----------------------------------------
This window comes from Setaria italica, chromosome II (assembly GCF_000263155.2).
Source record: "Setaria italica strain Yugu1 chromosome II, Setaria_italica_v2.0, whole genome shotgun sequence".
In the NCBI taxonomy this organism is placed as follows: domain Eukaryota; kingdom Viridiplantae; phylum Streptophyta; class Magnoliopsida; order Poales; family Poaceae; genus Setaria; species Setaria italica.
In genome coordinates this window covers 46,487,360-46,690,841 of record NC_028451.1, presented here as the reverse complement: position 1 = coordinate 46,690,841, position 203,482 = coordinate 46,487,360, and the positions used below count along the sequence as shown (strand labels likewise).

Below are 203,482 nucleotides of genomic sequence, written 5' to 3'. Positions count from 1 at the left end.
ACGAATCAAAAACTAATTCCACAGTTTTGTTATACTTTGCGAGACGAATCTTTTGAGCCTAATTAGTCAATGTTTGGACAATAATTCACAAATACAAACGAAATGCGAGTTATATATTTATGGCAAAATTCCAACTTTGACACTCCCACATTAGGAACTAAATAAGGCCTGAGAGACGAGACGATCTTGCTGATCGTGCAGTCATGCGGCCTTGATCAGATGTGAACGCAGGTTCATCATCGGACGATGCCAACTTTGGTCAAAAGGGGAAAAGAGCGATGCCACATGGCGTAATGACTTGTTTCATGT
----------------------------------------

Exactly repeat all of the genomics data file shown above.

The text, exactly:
This window comes from Setaria italica, chromosome II (assembly GCF_000263155.2).
Source record: "Setaria italica strain Yugu1 chromosome II, Setaria_italica_v2.0, whole genome shotgun sequence".
In the NCBI taxonomy this organism is placed as follows: domain Eukaryota; kingdom Viridiplantae; phylum Streptophyta; class Magnoliopsida; order Poales; family Poaceae; genus Setaria; species Setaria italica.
In genome coordinates this window covers 46,487,360-46,690,841 of record NC_028451.1, presented here as the reverse complement: position 1 = coordinate 46,690,841, position 203,482 = coordinate 46,487,360, and the positions used below count along the sequence as shown (strand labels likewise).

Below are 203,482 nucleotides of genomic sequence, written 5' to 3'. Positions count from 1 at the left end.
ACGAATCAAAAACTAATTCCACAGTTTTGTTATACTTTGCGAGACGAATCTTTTGAGCCTAATTAGTCAATGTTTGGACAATAATTCACAAATACAAACGAAATGCGAGTTATATATTTATGGCAAAATTCCAACTTTGACACTCCCACATTAGGAACTAAATAAGGCCTGAGAGACGAGACGATCTTGCTGATCGTGCAGTCATGCGGCCTTGATCAGATGTGAACGCAGGTTCATCATCGGACGATGCCAACTTTGGTCAAAAGGGGAAAAGAGCGATGCCACATGGCGTAATGACTTGTTTCATGT